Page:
Test-driven development, or TDD, involves writing tests first then developing the minimal code needed to pass the tests. TDD is an established practice for feature development that can improve code quality and test coverage. What about other, non-functional requirements such as scalability, reliability, observability, and other architectural “-ilities”? How do we ensure operability and resiliency of features when they go to production? How can we encourage teams to build in these architectural standards, just as test-driven development builds in code quality and test coverage?
Architecture standards evolve constantly. For example, compliance standards today will likely be different a year from now; ongoing changes in those standards should be reflected in gates to production deployment. The idea that architecture can support change was described by Neal Ford, Rebecca Parsons, and Pat Kua in 2017 as evolutionary architecture.
“An evolutionary architecture supports guided, incremental change as the first principle across multiple dimensions.”
How do we enable evolution? Architectural goals and constraints may all change independently of functional expectations. Fitness functions describe how close an architecture is to achieving an architectural aim. During test-driven development we write tests to verify that features conform to desired business outcomes; with fitness function-driven development we can also write tests that measure a system’s alignment to architectural goals.
Regardless of the application architecture (monolith, microservices, or other), fitness function-driven development can introduce continuous feedback for architectural conformance and inform the development process as it happens, rather than after the fact. For example, logging is sometimes added as an afterthought and may not contain consistent or useful debugging information. Leveraging a fitness function to ensure that new code has structured, sensible logging during the development process ensures the operability and debuggability required for a production application.
Think of architecture as a product having user journeys, and start by gathering input from stakeholders in business, compliance, operations, security, infrastructure, and application development to understand the architectural attributes they consider most important to the success of the business. These attributes often align with the architectural “-ilities.” After team members jot down their top five or six attributes, group the results into common themes such as resilience, operability, or stability.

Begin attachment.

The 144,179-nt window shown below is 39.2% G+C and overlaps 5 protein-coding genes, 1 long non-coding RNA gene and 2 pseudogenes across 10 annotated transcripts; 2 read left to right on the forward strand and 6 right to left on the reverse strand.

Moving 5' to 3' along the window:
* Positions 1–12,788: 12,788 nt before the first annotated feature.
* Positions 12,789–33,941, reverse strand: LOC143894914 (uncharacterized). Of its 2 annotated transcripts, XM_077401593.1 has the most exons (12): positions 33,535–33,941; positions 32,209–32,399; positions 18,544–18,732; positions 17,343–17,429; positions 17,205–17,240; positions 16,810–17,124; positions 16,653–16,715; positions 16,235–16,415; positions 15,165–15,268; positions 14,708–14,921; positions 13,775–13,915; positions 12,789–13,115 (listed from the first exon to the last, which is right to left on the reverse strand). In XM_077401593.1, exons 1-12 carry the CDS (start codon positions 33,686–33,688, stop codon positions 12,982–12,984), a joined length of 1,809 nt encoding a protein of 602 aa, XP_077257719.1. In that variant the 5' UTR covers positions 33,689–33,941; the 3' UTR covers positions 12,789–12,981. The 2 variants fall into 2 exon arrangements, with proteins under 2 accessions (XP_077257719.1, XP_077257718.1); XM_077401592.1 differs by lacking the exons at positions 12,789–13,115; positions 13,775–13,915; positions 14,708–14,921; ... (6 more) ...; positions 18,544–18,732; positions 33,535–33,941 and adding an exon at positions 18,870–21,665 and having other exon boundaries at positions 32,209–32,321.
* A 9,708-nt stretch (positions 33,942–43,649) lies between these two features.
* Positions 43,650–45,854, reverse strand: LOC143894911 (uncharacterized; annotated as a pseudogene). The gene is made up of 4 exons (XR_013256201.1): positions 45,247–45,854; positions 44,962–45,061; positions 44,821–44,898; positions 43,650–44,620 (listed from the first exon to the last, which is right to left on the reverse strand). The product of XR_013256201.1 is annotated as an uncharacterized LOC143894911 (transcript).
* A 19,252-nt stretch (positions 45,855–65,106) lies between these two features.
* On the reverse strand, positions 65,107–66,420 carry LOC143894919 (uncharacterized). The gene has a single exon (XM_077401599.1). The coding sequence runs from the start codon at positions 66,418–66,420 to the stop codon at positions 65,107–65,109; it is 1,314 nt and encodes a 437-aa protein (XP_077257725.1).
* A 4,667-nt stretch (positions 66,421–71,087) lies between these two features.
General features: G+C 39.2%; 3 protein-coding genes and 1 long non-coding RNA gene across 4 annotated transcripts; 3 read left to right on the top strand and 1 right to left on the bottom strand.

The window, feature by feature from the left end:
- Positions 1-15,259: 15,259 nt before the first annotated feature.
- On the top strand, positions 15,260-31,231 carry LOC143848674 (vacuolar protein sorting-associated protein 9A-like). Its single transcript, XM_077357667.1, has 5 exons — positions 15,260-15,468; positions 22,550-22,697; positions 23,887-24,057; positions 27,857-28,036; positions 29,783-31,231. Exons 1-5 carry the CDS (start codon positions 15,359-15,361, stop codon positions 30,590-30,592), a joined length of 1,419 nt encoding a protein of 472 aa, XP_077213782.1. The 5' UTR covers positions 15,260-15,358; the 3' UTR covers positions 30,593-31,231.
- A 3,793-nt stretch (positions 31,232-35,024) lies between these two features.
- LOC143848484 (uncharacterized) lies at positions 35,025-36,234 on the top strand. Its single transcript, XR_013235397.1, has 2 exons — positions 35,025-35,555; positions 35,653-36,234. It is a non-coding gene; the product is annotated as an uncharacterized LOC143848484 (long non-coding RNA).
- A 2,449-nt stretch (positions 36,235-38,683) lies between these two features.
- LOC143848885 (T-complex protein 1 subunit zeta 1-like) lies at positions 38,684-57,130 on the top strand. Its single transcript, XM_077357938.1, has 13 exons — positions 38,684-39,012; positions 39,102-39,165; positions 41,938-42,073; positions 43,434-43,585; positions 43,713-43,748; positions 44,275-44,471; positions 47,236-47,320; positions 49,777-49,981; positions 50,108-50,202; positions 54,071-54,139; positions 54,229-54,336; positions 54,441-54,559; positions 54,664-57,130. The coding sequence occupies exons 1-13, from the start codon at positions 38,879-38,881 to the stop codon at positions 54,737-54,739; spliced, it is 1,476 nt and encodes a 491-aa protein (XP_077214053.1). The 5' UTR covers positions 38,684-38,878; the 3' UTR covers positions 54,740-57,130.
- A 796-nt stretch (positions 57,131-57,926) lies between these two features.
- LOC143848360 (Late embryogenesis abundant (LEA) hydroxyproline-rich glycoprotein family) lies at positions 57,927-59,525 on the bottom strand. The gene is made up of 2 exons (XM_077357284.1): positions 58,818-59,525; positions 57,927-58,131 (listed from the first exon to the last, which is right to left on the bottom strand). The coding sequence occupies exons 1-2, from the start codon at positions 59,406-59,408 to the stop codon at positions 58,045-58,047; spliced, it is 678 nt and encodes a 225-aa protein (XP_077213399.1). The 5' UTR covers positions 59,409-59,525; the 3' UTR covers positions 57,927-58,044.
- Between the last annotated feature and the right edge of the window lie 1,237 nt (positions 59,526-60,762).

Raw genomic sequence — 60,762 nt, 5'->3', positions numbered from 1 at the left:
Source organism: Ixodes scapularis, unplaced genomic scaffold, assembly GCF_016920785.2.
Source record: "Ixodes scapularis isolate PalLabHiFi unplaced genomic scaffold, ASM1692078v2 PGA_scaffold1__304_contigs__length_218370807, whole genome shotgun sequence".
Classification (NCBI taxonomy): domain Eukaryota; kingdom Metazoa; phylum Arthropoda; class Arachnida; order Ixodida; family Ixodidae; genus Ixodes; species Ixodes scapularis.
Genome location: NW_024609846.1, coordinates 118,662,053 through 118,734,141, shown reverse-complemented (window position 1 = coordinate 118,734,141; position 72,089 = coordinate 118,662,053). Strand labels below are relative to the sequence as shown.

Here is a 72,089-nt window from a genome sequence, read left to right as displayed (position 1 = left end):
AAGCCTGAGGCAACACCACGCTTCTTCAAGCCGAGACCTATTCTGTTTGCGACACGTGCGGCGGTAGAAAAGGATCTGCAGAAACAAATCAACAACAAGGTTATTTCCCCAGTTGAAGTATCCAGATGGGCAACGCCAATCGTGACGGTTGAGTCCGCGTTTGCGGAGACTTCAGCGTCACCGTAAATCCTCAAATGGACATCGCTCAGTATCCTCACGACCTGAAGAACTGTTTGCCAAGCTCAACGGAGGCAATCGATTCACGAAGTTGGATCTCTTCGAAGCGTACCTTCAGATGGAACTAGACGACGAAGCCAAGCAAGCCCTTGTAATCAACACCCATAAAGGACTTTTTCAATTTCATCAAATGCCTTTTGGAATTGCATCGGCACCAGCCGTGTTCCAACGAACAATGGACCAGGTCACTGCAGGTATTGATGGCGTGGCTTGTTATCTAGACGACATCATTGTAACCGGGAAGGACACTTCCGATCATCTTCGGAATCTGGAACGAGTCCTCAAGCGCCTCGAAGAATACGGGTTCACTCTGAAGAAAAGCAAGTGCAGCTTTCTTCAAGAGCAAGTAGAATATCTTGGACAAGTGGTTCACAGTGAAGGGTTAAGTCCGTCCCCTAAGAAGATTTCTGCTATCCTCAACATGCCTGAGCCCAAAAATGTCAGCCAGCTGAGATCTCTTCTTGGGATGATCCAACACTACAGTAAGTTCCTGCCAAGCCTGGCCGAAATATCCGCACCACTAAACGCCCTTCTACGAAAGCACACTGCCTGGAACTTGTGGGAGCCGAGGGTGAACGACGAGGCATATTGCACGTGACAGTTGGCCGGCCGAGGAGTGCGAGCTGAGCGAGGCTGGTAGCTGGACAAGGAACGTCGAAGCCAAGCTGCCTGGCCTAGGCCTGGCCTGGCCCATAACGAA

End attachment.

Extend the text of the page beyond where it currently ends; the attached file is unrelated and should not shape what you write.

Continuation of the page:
Examining these themes often uncovers potential conflicts or architectural tradeoffs. For example, goals for agility and flexibility may conflict with goals for stability and resiliency. Stability and agility are often diametrically opposed because of the way they are pursued. We attempt to achieve stability by establishing control over change and creating gatekeepers, while innovation and agility are enabled by reducing barriers to change in order to minimize the chance of failure. Shifting the mindset to value ‘mean time to recovery’ (MTTR) over ‘mean time between failure’ (MTBF) and embracing constant change is a challenge. Evaluating stakeholder motivation and holistically prioritizing the qualities that are important to the organization is the first step in defining architectural fitness functions. This initial exercise is similar to a cross-functional requirements session with the outcome of producing the desired fitness functions.
After collecting fitness functions, draft them in a testing framework. Ideally, fitness functions should describe the intent of the “-ility.” It addresses it in terms of an objective metric that is meaningful to product teams or stakeholders. Monitoring critical qualities as fitness functions can help product teams avoid architectural drift and objectively measure technical debt. But, where do these fitness functions reside, and how do they signal potential architectural drift? Creating the desired fitness functions — and including them in appropriate delivery pipelines — communicates these metrics as an important aspect of enterprise architecture. Regular fitness function reviews can focus architectural efforts on meaningful and quantifiable outcomes. These reviews also help maintain important system quality attributes for production readiness.
As a result, every new service or piece of software is developed in a way that passes the fitness functions and supports the architectural qualities we value. Fitness function-driven development is a natural extension of continuous integration; gatekeepers are automated, so they don’t block the flow to production.
To ensure that pipelines are compliant with an organization's continuous delivery standards, an initial check can ensure key stages are set, and gatekeepers are in place. For example, we can write a test to ensure that “all build jobs must export logs at the end of their run.” Additional checks can ensure that:
And so on.
The approach of using build pipelines and fitness functions to monitor alignment with goals such as those above can be applied to general architectural goals. Examples of fitness functions that may align with an organization’s prioritized “-ilities” are illustrated below. These samples illustrate, in code, the intent and metrics for potential architectural fitness functions.
Code quality can approximate the maintainability of code. These tests are added to the pipeline to determine if the code is ready for production, and can help establish objective measures for code quality early in the development cycle.
This set of fitness functions can serve as gatekeepers to prevent the promotion of unmaintainable or untested code to production. The example below demonstrates a fitness function that could be provided to a product team with the intent to write a code that allows it to pass, applying a test-driven-development pattern to architectural fitness functions.